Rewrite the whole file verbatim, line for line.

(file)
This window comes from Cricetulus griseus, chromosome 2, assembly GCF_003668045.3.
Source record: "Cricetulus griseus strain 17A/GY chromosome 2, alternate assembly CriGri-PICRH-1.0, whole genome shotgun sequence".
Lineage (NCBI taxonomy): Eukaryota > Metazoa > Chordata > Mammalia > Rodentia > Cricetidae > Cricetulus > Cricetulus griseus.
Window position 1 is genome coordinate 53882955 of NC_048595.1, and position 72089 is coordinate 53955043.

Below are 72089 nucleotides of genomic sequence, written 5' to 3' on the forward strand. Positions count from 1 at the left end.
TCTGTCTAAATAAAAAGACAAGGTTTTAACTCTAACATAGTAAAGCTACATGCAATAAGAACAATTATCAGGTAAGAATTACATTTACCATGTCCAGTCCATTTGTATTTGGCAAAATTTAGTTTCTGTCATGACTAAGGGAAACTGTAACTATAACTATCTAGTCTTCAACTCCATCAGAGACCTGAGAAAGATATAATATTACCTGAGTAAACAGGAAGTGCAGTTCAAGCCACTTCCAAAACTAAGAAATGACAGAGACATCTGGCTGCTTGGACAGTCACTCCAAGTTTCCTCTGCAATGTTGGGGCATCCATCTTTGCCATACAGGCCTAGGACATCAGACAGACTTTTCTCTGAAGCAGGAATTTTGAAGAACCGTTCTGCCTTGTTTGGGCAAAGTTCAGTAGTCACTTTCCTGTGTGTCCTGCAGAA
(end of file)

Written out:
This window comes from Cricetulus griseus, chromosome 2, assembly GCF_003668045.3.
Source record: "Cricetulus griseus strain 17A/GY chromosome 2, alternate assembly CriGri-PICRH-1.0, whole genome shotgun sequence".
Lineage (NCBI taxonomy): Eukaryota > Metazoa > Chordata > Mammalia > Rodentia > Cricetidae > Cricetulus > Cricetulus griseus.
Window position 1 is genome coordinate 53882955 of NC_048595.1, and position 72089 is coordinate 53955043.

Below are 72089 nucleotides of genomic sequence, written 5' to 3' on the forward strand. Positions count from 1 at the left end.
TCTGTCTAAATAAAAAGACAAGGTTTTAACTCTAACATAGTAAAGCTACATGCAATAAGAACAATTATCAGGTAAGAATTACATTTACCATGTCCAGTCCATTTGTATTTGGCAAAATTTAGTTTCTGTCATGACTAAGGGAAACTGTAACTATAACTATCTAGTCTTCAACTCCATCAGAGACCTGAGAAAGATATAATATTACCTGAGTAAACAGGAAGTGCAGTTCAAGCCACTTCCAAAACTAAGAAATGACAGAGACATCTGGCTGCTTGGACAGTCACTCCAAGTTTCCTCTGCAATGTTGGGGCATCCATCTTTGCCATACAGGCCTAGGACATCAGACAGACTTTTCTCTGAAGCAGGAATTTTGAAGAACCGTTCTGCCTTGTTTGGGCAAAGTTCAGTAGTCACTTTCCTGTGTGTCCTGCAGAA